The editorial board of the Tri-City Herald is the latest to weigh in on the ongoing negotiations between Jay Inslee’s administration and the state’s public employee unions – and ask for them to “be open to public scrutiny.”
The amount of money involved in the union negotiations is significant – a 1% pay increase for employees would be “about $154 million” in the next two-year budget cycle. Even when economic times are good that’s a hefty hit on the public treasury, but given the slow recovery the state finds itself in today, those type of dollars mean taking money away from other state priorities – like public education.
Yet, the public is excluded from the conversation, as the Herald points: “The taxpayer is locked out of every aspect of the process, except for writing the check, of course.”
Inslee and the unions leaders undoubtedly like it that way, because if the negotiations were open, the public could readily see that they are really negotiating from the same side of the table. As the Herald points out, “Raises are a foregone conclusion. Inslee is beholden to public employee unions for helping put him in the governor’s mansion.”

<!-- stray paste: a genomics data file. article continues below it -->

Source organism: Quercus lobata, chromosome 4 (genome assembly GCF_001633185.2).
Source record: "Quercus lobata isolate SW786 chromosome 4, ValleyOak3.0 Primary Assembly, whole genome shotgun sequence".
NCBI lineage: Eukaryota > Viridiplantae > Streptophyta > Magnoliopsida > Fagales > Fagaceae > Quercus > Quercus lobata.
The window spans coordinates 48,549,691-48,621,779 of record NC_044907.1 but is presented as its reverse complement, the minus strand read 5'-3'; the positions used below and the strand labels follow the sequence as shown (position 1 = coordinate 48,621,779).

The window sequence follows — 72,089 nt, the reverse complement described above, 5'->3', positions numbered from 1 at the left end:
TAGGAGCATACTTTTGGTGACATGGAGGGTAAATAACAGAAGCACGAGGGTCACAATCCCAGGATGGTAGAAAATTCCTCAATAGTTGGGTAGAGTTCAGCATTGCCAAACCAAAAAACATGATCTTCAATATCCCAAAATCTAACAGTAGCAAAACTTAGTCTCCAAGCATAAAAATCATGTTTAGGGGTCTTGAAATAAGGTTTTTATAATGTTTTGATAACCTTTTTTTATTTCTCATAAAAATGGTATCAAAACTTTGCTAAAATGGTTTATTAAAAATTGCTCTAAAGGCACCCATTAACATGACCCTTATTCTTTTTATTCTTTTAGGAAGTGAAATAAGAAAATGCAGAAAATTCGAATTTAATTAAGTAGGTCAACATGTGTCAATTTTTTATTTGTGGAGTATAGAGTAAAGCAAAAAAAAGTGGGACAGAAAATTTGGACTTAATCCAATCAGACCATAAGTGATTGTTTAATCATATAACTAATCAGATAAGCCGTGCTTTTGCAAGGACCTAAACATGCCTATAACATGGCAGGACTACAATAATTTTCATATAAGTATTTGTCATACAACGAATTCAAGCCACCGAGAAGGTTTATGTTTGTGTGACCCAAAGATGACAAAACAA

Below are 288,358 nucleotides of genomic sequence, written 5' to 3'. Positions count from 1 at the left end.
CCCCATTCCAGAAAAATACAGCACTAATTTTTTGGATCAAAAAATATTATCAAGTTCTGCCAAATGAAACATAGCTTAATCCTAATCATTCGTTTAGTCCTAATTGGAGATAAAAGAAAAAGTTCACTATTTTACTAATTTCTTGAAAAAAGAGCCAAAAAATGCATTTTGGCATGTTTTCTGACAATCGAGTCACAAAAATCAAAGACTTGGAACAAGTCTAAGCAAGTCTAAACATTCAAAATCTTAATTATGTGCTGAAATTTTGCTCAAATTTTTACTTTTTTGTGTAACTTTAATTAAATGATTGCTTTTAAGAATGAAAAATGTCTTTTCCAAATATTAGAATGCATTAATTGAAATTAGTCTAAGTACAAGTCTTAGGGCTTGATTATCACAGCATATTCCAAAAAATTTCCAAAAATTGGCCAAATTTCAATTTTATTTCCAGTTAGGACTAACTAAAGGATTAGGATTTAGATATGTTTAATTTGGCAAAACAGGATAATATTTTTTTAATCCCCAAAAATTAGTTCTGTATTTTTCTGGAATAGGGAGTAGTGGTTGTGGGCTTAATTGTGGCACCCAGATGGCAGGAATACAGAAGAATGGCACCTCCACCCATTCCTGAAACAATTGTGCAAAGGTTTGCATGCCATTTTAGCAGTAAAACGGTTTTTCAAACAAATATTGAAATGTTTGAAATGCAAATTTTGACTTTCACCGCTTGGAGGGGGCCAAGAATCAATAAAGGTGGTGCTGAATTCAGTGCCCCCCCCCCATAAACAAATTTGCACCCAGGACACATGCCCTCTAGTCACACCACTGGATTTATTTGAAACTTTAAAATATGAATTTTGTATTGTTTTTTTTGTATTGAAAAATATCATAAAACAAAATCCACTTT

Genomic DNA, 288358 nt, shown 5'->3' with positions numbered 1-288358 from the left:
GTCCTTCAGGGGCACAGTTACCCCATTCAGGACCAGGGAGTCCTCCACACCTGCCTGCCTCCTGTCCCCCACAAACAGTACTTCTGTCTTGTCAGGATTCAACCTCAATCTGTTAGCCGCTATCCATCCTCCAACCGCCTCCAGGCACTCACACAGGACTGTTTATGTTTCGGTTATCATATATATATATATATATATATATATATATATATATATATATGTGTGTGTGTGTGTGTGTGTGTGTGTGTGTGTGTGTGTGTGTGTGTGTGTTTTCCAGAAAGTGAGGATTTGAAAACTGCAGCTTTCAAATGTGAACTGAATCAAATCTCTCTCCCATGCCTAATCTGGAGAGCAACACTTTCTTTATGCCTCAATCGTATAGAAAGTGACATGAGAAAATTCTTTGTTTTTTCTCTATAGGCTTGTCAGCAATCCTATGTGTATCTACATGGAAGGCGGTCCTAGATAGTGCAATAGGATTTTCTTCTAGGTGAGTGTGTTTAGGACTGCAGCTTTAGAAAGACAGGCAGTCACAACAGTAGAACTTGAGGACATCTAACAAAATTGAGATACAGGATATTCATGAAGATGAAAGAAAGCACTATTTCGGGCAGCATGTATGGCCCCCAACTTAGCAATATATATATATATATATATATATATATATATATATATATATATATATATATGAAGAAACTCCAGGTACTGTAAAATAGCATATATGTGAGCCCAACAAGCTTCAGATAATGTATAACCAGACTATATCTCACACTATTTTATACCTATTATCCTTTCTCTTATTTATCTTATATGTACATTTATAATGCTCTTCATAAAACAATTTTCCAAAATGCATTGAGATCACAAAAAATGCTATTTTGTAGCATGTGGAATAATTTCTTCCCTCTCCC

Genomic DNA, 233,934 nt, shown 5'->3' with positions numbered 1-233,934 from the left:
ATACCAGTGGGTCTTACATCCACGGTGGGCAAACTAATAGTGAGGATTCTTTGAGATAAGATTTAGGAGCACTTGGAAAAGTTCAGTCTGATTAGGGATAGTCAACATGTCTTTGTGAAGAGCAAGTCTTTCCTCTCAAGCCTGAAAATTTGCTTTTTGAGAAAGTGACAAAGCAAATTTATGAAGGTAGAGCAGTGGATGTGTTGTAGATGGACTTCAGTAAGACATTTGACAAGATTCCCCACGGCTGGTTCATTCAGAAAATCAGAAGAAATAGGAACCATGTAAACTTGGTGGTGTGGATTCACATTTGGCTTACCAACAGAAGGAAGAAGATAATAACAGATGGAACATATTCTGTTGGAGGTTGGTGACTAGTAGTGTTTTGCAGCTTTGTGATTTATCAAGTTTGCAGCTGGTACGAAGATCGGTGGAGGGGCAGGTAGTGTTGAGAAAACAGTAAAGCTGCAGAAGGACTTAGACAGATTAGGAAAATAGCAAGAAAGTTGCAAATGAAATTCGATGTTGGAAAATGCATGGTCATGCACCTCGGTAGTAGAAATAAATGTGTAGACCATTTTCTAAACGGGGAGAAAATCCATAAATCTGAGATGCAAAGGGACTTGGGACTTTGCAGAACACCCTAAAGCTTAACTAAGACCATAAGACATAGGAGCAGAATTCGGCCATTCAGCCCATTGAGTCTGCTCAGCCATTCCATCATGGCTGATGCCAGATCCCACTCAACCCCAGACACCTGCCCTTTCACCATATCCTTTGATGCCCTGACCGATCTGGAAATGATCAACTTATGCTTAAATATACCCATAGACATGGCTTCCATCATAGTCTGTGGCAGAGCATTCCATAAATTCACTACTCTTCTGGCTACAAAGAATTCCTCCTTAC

The paper rightly notes that some pay increases may be justified, though it’s worth remembering that most public employees get “step increases” each year even without a negotiated raise. But, “that discussion should occur in the public eye, where voters can hold officials accountable. Both sides in the negotiations work for us. We deserve the transparency needed to hold all accountable.”
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